05 June 2021

The Terrible Ticking Clock

Photo by Jon Tyson on Unsplash

I've talked about it on the blog a few times, but I'd thought I'd go into it a little bit deeper for today's post. 

I'm riddled with anxiety as I write my YA fantasy, Son of the Siren. I've never experienced this kind of fear before. It's been an emotional journey because the book has dipped into some trauma from my life, so that was something I needed to work through and process as I wrote. And then there are the usual fears surrounding publishing -- will I ever get an agent? will this book ever see print? will people even read it? Add on to that pile of pancakes additional fears that come with writing for an audience of young people and the responsibilities that come with it.

But the biggest fear I've experienced, and am STILL experiencing, is of the ever-ticking clock that makes me feel like my time is running out. WHEN will this book be done? WHEN will I see it in print? WHEN will people be able to read it? WHEN will I finally be successful? 

I've always known -- honestly, from birth, it feels like -- that I would be a writer. I gained experience with my playwriting from a very early age and was lucky and privileged enough to see every show I've written make it to the stage. I didn't switch to writing fiction until graduate school, but early on in my life I knew I always wanted to write books. And, being the idealistic little ingenue that I was, I had a timeline in my head already figured out. I thought for certain by my late twenties I'd be published; whether it was a play or a book, one of those things would be in print.

Ha. Ha. Haaaaaaaaaa. 

Graduate school was a wake up call, and that adjusted the timeline. Graduate school showed me that I had no idea what I was doing when it came to writing fiction, and I was basically learning the same time I was pumping out a book. But then, after grad school, I thought for certain I'd see my thesis in print before age 35. I started querying agents immediately after graduating, and the rejections rolled in...and based on feedback from an agent I started rewriting my thesis, and then later had an epiphany about the cultural appropriation in the book (which was unintended, but as we know, good intentions mean nothing when you're causing harm). I decided to rewrite the book from the ground up, and while working on Son of the Siren, I just decided to give up on the book altogether. I don't know how long I'll stick with this idea, but for now, everything with The Name and the Key is shelved. 

Now I'm looking at the timeline with Son of the Siren. It took me one year to write 100 pages. Another year to write 100 more. My gut is telling me this book will be around 300 pages or so, and I'm panicking, going, "COME ON! Does that mean I'll still be writing this book another year from now?" My hair is standing on end. I'm itching to have the draft finished and working on rewrites (my most recent reading of the book definitely revealed to me that some chapters need redone). I want things finished yesterday. I want to be working with beta readers and getting editorial letters today. Tomorrow I want to be querying agents. But my fear and my emotions keep halting me, begging me to take a breather.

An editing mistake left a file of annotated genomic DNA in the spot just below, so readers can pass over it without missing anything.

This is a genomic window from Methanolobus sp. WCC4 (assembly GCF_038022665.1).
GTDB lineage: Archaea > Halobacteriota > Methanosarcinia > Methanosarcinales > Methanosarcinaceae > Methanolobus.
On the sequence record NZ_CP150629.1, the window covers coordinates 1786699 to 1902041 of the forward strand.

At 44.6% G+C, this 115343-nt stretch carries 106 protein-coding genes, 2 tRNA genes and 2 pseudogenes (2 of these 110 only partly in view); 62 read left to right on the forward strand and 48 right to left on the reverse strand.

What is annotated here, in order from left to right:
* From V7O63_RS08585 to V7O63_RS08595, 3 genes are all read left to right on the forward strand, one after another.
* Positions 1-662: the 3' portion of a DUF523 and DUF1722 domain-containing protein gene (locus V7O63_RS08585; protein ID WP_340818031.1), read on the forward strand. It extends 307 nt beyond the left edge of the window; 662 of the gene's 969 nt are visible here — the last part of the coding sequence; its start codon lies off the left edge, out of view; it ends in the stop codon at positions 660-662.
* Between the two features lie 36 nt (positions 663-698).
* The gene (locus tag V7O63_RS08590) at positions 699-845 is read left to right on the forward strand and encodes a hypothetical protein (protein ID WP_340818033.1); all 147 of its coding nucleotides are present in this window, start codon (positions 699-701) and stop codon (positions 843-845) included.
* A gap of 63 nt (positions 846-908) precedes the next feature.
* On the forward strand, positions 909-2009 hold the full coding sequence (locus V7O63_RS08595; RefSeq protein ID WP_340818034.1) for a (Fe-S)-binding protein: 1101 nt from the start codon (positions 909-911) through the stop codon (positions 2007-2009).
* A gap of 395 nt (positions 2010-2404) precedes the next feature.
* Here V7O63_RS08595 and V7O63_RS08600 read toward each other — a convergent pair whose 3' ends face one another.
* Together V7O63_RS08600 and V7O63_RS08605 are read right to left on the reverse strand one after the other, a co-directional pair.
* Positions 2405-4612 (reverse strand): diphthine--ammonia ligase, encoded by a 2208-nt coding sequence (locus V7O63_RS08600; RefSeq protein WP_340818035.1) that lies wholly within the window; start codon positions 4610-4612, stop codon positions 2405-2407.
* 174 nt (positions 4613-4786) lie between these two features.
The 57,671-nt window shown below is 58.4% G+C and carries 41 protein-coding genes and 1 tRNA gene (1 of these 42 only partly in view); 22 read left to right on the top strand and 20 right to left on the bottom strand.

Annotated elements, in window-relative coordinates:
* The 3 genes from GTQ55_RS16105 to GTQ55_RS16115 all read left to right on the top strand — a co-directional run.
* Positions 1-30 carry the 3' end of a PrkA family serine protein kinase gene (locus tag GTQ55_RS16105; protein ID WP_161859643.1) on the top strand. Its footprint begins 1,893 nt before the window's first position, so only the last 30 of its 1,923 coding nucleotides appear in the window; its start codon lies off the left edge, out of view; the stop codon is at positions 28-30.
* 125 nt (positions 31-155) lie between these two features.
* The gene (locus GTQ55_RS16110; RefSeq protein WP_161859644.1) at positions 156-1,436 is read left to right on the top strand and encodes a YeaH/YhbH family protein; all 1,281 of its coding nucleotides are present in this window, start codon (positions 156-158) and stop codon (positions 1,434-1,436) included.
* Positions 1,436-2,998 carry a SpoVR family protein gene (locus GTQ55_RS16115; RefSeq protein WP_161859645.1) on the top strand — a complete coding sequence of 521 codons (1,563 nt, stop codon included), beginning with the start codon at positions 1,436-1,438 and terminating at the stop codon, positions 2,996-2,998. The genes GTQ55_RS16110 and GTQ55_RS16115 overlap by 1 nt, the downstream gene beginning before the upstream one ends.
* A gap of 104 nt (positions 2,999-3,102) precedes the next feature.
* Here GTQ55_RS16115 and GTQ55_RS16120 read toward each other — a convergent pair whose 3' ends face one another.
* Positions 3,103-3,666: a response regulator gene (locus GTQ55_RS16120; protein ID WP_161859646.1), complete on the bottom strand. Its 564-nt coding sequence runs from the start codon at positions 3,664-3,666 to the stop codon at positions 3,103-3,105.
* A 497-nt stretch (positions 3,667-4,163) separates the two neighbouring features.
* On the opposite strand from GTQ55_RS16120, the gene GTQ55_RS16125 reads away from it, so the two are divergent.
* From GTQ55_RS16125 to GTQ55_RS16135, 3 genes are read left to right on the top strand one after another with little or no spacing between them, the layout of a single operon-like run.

Yet all I hear in the back of my mind is tick...tick...tick...

It's hitting me that I might not realistically see any success for myself until I'm in my forties. Maybe even fifties. 

This really bothers me for some reason, and it shouldn't. 

It's not so much the age number itself that gets to me. I don't think people are old in their 40s or 50s.  It's more like, "I'm 37 years old, soon to be 38, and if I don't get published until I'm 50, that means I've got 12 more years of struggles ahead of me."  

Readers, I just don't want to struggle anymore.  

...I don't want to end this post on something so negative. Let me pull some things I found from social media (both originally from Twitter, reshared on Facebook) that speak to how I'm feeling right now. 

The two key takeaways from these:

  • "The only thing that art asks of you is to do it." 
  • "The thing you love doesn't care." 

My ticking clock is telling me that I've got to be working all the time, but right now my emotions and my fear is telling me to take a break. 

What would happen if I stop doing art for a little while? While author C.L. Polk says that art is asking to be done, the main point is that there is no timeline for doing so. 

What would happen if I stop doing art for a little while? The Swamp Witch says nothing, what I love will still be there. 

If it takes another year for me to write another 100 pages? What's the worst that could happen? Nothing. Because I WROTE 100 PAGES. 

I've long felt guilt for not writing every single day as countless authors say you must do. Now I'm considering taking a bit of a break from Son of the Siren just to get my headspace in working order, and I'm feeling guilt about considering it, because OH MY GOD IF I DO NOTHING, NOTHING WILL HAPPEN!

But nothing will happen to the book while I sit there and not touch it. The book will still be there, and that's what's important: I have a book. A book exists. It will still exist whether I work on it today or tomorrow or a month from now or a year from now. 

While I can't shut the ticking clock up, I can try to come to terms with it. It's difficult for me, but I hope that I can continue to reexamine my relationship with time and my writing, and realize that neither are working against me. 

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